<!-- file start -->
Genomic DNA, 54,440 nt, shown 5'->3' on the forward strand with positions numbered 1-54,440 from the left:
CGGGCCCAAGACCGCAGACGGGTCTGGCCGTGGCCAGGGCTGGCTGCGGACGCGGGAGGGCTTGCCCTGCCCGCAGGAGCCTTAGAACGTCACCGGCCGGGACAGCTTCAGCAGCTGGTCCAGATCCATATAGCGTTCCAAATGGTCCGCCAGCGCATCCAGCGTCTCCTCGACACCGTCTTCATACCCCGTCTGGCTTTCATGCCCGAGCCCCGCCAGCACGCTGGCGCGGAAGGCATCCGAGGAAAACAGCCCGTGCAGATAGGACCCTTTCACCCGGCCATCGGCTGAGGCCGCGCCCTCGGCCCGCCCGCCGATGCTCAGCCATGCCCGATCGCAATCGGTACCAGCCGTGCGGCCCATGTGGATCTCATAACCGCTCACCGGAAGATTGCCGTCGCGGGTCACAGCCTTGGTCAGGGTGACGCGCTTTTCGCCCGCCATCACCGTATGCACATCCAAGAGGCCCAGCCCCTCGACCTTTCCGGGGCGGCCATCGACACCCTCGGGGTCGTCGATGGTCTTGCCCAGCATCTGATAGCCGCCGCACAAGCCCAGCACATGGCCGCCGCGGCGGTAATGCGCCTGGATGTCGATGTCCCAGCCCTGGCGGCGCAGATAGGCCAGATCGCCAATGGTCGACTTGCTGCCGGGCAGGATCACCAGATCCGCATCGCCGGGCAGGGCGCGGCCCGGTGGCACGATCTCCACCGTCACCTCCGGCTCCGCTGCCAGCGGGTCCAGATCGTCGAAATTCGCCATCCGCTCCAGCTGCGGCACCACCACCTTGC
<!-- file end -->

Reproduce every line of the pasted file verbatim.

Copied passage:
Genomic DNA, 54,440 nt, shown 5'->3' on the forward strand with positions numbered 1-54,440 from the left:
CGGGCCCAAGACCGCAGACGGGTCTGGCCGTGGCCAGGGCTGGCTGCGGACGCGGGAGGGCTTGCCCTGCCCGCAGGAGCCTTAGAACGTCACCGGCCGGGACAGCTTCAGCAGCTGGTCCAGATCCATATAGCGTTCCAAATGGTCCGCCAGCGCATCCAGCGTCTCCTCGACACCGTCTTCATACCCCGTCTGGCTTTCATGCCCGAGCCCCGCCAGCACGCTGGCGCGGAAGGCATCCGAGGAAAACAGCCCGTGCAGATAGGACCCTTTCACCCGGCCATCGGCTGAGGCCGCGCCCTCGGCCCGCCCGCCGATGCTCAGCCATGCCCGATCGCAATCGGTACCAGCCGTGCGGCCCATGTGGATCTCATAACCGCTCACCGGAAGATTGCCGTCGCGGGTCACAGCCTTGGTCAGGGTGACGCGCTTTTCGCCCGCCATCACCGTATGCACATCCAAGAGGCCCAGCCCCTCGACCTTTCCGGGGCGGCCATCGACACCCTCGGGGTCGTCGATGGTCTTGCCCAGCATCTGATAGCCGCCGCACAAGCCCAGCACATGGCCGCCGCGGCGGTAATGCGCCTGGATGTCGATGTCCCAGCCCTGGCGGCGCAGATAGGCCAGATCGCCAATGGTCGACTTGCTGCCGGGCAGGATCACCAGATCCGCATCGCCGGGCAGGGCGCGGCCCGGTGGCACGATCTCCACCGTCACCTCCGGCTCCGCTGCCAGCGGGTCCAGATCGTCGAAATTCGCCATCCGCTCCAGCTGCGGCACCACCACCTTGC